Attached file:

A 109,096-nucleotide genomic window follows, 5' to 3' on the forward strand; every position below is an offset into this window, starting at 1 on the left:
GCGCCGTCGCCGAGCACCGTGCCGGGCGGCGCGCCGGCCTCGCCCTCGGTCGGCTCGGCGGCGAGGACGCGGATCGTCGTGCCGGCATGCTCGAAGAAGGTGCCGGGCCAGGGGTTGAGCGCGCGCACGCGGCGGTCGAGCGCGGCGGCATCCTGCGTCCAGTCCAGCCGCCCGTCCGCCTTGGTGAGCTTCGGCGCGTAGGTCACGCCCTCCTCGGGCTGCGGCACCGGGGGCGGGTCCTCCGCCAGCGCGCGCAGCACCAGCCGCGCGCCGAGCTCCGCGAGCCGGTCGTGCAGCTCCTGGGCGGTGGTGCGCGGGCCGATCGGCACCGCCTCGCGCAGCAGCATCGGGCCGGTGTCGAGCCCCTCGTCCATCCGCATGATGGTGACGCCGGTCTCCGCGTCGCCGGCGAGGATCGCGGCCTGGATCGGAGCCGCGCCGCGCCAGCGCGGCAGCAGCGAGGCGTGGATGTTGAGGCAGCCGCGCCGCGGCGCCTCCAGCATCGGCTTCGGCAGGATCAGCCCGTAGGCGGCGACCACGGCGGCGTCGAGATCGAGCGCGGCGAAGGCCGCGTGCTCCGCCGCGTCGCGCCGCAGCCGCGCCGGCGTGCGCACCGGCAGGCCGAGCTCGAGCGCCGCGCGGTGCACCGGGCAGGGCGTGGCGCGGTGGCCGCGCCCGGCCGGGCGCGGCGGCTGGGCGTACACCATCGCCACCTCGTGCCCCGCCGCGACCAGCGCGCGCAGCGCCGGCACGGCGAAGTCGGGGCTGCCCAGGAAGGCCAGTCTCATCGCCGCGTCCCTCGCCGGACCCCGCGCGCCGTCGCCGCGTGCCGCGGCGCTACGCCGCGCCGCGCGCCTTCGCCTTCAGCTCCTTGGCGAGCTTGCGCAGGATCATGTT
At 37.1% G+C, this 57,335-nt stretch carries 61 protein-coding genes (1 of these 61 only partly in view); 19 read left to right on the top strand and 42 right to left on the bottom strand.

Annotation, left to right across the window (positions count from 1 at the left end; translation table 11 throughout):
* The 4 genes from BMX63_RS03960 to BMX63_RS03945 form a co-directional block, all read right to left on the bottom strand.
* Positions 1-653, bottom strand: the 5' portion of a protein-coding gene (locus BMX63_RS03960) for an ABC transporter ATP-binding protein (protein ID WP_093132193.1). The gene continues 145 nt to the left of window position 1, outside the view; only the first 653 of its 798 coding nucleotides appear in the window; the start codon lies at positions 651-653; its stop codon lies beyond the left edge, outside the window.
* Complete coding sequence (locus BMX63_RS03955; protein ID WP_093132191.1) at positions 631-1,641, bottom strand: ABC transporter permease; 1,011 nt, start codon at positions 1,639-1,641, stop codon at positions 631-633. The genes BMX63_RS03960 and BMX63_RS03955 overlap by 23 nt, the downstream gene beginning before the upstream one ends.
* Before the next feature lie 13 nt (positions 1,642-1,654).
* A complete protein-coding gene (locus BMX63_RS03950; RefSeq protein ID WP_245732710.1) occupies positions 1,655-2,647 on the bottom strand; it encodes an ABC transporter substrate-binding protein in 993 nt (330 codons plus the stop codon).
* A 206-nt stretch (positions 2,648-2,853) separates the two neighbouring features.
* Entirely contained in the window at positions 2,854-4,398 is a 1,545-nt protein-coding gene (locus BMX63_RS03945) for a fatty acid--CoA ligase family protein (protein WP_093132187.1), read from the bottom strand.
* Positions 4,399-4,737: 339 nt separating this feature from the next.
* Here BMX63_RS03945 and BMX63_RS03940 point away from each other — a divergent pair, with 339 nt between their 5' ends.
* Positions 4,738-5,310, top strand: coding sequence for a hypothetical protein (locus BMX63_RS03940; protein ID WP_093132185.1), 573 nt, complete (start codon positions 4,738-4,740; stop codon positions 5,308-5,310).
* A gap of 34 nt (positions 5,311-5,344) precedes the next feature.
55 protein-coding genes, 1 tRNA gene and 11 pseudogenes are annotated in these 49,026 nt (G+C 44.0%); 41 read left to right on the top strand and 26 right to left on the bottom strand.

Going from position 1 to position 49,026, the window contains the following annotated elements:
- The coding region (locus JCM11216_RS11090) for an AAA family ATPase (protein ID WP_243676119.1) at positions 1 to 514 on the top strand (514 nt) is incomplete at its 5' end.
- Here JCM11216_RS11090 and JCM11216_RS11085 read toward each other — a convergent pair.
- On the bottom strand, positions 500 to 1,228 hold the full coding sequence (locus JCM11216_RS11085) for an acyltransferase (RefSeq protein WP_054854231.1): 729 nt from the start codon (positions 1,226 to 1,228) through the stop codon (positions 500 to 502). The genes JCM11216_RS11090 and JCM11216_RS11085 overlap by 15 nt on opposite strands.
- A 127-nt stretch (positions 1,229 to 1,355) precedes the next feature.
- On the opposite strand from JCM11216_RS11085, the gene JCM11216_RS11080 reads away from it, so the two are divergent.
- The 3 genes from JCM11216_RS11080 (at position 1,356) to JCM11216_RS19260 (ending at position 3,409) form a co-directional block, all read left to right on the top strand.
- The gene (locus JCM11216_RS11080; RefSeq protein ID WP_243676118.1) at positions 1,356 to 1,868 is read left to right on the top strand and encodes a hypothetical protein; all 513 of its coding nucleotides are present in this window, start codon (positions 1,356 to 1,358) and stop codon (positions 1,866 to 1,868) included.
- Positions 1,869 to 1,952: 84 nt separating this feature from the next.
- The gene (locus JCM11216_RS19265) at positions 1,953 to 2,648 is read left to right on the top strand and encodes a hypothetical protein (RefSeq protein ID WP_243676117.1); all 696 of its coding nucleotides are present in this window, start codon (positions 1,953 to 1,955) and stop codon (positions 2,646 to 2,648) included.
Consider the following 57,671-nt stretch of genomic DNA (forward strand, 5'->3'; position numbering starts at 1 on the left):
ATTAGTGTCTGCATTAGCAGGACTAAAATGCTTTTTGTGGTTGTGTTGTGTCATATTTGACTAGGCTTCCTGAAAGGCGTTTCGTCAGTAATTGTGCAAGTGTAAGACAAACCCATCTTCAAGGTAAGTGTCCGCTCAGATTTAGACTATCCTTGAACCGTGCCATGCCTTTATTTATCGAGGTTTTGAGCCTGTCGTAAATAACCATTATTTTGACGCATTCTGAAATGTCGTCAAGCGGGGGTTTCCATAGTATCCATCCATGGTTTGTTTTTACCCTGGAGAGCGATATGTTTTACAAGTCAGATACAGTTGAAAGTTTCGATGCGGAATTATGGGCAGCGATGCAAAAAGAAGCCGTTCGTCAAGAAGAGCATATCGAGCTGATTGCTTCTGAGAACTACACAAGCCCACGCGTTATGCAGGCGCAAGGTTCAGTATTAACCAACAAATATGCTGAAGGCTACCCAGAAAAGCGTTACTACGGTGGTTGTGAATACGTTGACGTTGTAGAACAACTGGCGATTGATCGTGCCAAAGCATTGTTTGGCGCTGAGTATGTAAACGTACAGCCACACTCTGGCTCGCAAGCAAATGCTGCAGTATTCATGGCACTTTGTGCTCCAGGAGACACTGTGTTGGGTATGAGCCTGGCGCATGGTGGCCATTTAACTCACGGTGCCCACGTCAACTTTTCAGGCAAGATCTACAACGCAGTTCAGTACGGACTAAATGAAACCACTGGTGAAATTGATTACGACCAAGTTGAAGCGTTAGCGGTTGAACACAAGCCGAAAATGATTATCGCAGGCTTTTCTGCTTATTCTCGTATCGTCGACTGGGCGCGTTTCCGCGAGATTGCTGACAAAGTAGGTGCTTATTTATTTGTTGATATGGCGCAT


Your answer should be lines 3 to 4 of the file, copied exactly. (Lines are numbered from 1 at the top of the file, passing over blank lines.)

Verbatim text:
At 37.1% G+C, this 57,335-nt stretch carries 61 protein-coding genes (1 of these 61 only partly in view); 19 read left to right on the top strand and 42 right to left on the bottom strand.

Annotation, left to right across the window (positions count from 1 at the left end; translation table 11 throughout):